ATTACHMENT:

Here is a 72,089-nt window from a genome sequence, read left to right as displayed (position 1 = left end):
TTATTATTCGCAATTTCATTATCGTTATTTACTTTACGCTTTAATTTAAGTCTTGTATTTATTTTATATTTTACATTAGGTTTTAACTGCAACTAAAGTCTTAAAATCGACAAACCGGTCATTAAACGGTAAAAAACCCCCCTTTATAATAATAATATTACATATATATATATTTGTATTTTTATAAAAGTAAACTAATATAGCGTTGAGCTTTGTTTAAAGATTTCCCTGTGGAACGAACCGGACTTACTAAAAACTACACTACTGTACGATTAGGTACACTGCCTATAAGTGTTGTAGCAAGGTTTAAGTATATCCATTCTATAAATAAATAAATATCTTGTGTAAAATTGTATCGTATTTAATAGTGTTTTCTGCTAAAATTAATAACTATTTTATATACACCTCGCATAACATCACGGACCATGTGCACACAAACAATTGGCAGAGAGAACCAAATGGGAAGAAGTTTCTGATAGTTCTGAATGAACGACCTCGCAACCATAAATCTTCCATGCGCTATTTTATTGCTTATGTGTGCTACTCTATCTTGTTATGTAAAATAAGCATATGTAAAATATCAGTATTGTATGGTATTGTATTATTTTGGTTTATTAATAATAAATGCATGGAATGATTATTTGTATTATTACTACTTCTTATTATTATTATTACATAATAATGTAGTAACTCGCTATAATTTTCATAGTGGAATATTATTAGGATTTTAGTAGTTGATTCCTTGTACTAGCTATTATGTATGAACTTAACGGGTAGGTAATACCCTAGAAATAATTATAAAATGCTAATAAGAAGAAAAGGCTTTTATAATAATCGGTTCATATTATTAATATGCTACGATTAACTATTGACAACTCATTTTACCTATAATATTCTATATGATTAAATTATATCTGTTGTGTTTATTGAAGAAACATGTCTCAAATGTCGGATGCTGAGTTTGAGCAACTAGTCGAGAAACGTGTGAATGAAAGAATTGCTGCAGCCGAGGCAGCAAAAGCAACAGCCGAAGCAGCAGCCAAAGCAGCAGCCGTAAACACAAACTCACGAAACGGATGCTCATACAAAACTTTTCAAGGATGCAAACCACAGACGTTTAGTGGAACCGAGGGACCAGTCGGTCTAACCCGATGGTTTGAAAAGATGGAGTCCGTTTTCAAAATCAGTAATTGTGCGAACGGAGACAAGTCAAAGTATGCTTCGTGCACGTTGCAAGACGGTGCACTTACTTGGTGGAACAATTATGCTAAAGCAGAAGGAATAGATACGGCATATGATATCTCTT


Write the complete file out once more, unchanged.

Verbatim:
Here is a 72,089-nt window from a genome sequence, read left to right as displayed (position 1 = left end):
TTATTATTCGCAATTTCATTATCGTTATTTACTTTACGCTTTAATTTAAGTCTTGTATTTATTTTATATTTTACATTAGGTTTTAACTGCAACTAAAGTCTTAAAATCGACAAACCGGTCATTAAACGGTAAAAAACCCCCCTTTATAATAATAATATTACATATATATATATTTGTATTTTTATAAAAGTAAACTAATATAGCGTTGAGCTTTGTTTAAAGATTTCCCTGTGGAACGAACCGGACTTACTAAAAACTACACTACTGTACGATTAGGTACACTGCCTATAAGTGTTGTAGCAAGGTTTAAGTATATCCATTCTATAAATAAATAAATATCTTGTGTAAAATTGTATCGTATTTAATAGTGTTTTCTGCTAAAATTAATAACTATTTTATATACACCTCGCATAACATCACGGACCATGTGCACACAAACAATTGGCAGAGAGAACCAAATGGGAAGAAGTTTCTGATAGTTCTGAATGAACGACCTCGCAACCATAAATCTTCCATGCGCTATTTTATTGCTTATGTGTGCTACTCTATCTTGTTATGTAAAATAAGCATATGTAAAATATCAGTATTGTATGGTATTGTATTATTTTGGTTTATTAATAATAAATGCATGGAATGATTATTTGTATTATTACTACTTCTTATTATTATTATTACATAATAATGTAGTAACTCGCTATAATTTTCATAGTGGAATATTATTAGGATTTTAGTAGTTGATTCCTTGTACTAGCTATTATGTATGAACTTAACGGGTAGGTAATACCCTAGAAATAATTATAAAATGCTAATAAGAAGAAAAGGCTTTTATAATAATCGGTTCATATTATTAATATGCTACGATTAACTATTGACAACTCATTTTACCTATAATATTCTATATGATTAAATTATATCTGTTGTGTTTATTGAAGAAACATGTCTCAAATGTCGGATGCTGAGTTTGAGCAACTAGTCGAGAAACGTGTGAATGAAAGAATTGCTGCAGCCGAGGCAGCAAAAGCAACAGCCGAAGCAGCAGCCAAAGCAGCAGCCGTAAACACAAACTCACGAAACGGATGCTCATACAAAACTTTTCAAGGATGCAAACCACAGACGTTTAGTGGAACCGAGGGACCAGTCGGTCTAACCCGATGGTTTGAAAAGATGGAGTCCGTTTTCAAAATCAGTAATTGTGCGAACGGAGACAAGTCAAAGTATGCTTCGTGCACGTTGCAAGACGGTGCACTTACTTGGTGGAACAATTATGCTAAAGCAGAAGGAATAGATACGGCATATGATATCTCTT